BUDGET 2014: A mixed bag for disability “We need a jobs guarantee, not a welfare guarantee”

Tuesday 13 May 2014

People with Disability Australia (PWDA) has welcomed the Budget announcement that the Federal Government intends to roll out the NDIS on time and in full.

However, PWDA expressed concerns that thousands under the age of 35 on the Disability Support Pension (DSP) will be medically reassessed and may be moved onto Newstart or Youth Allowance, along with changes to indexation to the DSP that will erode the safety net over time.

Many people with disability face discrimination in employment, and PWDA also calls for the Government to fill a dedicated Disability Discrimination Commissioner position from July 2014.

The Government has announced that people on DSP under 35 years of age will be reassessed by an independent doctor except for people who are “severe and manifest.”  People who are found eligible will have to undertake a program of activities to build their work capacity. The pathway for people who are not eligible is unclear but may involve those people going onto Newstart or even the much lower Youth Allowance.  A group of older people with disability over 50 could be supported through wage subsidies of $10,000 which increase over time.

PWDA President Craig Wallace said, “We want to see more people in jobs, not on welfare. PWDA believes that any young people reassessed and found ineligible should be offered a job, apprenticeship or training opportunity rather than pushed onto Newstart or Youth Allowance.  Young people need a restart to embark on a life of opportunity and the Government should provide wage subsidies to them as a first priority.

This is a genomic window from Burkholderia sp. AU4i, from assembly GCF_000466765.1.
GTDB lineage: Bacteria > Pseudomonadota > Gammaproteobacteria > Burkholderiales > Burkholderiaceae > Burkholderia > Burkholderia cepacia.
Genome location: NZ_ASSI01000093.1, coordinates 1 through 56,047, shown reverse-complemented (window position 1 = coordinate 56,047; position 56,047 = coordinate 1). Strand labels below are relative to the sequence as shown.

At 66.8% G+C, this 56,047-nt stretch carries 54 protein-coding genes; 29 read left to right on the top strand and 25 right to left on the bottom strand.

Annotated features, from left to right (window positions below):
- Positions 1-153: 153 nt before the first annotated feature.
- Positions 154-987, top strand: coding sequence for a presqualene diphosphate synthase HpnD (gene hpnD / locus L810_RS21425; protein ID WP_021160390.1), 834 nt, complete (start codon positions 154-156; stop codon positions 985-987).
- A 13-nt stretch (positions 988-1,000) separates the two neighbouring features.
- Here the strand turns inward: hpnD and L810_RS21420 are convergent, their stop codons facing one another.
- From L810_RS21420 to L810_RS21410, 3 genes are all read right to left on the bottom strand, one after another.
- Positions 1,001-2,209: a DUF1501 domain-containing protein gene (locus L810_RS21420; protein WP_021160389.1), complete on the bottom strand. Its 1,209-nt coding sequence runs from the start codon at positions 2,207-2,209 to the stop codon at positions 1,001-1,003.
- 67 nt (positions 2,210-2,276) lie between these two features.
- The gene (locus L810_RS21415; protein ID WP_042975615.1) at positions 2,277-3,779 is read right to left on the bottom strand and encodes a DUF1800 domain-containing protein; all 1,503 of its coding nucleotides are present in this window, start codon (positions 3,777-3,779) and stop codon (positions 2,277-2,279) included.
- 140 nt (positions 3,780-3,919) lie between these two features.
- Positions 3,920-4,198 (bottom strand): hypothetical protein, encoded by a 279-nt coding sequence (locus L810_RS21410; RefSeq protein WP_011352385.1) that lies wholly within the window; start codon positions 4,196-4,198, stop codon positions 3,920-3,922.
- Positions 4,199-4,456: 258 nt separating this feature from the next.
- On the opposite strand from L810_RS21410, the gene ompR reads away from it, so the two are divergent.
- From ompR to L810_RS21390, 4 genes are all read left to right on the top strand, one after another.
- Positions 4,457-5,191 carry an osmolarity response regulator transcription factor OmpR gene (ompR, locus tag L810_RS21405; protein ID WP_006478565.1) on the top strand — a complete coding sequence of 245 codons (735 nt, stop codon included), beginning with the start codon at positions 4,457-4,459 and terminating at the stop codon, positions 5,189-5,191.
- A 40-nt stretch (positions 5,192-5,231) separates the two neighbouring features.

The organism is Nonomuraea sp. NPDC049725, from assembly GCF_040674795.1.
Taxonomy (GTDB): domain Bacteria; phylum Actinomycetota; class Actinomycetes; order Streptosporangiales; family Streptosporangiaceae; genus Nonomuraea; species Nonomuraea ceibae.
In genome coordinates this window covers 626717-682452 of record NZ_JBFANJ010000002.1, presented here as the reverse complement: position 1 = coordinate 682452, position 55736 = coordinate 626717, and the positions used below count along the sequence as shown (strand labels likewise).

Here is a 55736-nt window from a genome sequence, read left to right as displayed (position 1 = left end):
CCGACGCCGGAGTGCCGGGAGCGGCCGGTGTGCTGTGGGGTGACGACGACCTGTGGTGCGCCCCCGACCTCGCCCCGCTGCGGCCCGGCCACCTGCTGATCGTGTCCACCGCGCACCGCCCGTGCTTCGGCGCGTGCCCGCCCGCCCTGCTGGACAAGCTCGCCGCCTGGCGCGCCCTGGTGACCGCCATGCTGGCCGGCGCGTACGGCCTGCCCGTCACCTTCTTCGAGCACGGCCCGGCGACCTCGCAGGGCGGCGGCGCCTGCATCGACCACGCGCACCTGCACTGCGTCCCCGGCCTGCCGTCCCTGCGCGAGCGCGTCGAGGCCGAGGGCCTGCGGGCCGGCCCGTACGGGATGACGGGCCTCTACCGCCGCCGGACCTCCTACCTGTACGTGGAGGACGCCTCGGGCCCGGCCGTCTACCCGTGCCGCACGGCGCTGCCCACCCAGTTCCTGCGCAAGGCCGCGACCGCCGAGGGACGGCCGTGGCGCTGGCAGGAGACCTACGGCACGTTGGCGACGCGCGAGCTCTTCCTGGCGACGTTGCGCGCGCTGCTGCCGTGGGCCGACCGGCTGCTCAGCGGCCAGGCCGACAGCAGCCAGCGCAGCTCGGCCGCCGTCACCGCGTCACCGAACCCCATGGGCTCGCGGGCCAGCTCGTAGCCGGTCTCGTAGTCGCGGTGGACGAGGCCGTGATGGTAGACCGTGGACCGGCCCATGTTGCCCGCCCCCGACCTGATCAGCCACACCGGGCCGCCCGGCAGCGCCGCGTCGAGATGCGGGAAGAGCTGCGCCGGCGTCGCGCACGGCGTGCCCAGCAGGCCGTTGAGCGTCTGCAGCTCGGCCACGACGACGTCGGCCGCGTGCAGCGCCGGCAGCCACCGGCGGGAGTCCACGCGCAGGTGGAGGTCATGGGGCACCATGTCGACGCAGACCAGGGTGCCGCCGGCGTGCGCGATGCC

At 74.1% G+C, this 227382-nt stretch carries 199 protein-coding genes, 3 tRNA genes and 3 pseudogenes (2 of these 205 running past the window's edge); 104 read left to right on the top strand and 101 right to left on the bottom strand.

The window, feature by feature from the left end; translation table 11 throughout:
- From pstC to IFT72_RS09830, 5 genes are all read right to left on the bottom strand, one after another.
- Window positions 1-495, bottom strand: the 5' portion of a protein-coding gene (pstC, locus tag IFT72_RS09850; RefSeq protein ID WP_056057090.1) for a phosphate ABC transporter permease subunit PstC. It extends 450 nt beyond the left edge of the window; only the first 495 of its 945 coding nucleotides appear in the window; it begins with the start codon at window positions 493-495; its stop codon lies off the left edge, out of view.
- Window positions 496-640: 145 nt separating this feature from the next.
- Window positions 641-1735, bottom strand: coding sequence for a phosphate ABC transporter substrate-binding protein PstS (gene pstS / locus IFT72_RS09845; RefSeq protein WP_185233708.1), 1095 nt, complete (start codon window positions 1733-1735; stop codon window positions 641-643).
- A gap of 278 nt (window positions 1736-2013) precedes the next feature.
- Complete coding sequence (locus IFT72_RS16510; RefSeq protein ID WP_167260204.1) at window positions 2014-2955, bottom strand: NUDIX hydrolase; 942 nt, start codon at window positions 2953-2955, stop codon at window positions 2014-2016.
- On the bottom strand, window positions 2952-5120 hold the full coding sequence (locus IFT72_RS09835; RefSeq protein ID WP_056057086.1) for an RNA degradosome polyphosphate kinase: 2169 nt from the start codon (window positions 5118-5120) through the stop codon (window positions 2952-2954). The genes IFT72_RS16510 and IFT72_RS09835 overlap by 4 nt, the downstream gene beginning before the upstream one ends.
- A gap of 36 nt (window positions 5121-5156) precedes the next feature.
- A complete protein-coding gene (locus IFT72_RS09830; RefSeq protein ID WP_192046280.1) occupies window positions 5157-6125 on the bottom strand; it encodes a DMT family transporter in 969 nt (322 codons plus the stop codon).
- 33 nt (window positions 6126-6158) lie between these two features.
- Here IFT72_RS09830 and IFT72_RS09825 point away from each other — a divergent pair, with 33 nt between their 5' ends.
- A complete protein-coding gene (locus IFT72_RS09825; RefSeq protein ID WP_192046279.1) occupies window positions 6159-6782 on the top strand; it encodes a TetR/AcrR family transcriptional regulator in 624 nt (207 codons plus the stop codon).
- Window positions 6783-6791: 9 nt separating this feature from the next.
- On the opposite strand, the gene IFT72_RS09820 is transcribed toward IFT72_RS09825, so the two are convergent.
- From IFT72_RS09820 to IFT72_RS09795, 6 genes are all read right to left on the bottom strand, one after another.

“We also think a jobs plan should include changes to Disability Employment Services and believe the focus should be on allowing people to purchase economic participation outcomes.

“Reassessing people without jobs to go to, will mean they are tossed onto Newstart or Youth Allowance and into greater poverty. People with disability are more likely to be out of paid employment than other people of working age, with a labour force participation rate of 54% versus 83%. 45% of people with disability are also near or below the poverty line,” said Mr Wallace. “If young people with disability can’t get employment now, what hope will they have if they wind up homeless and unable to afford rent, medication, transport, clothes or GP visits?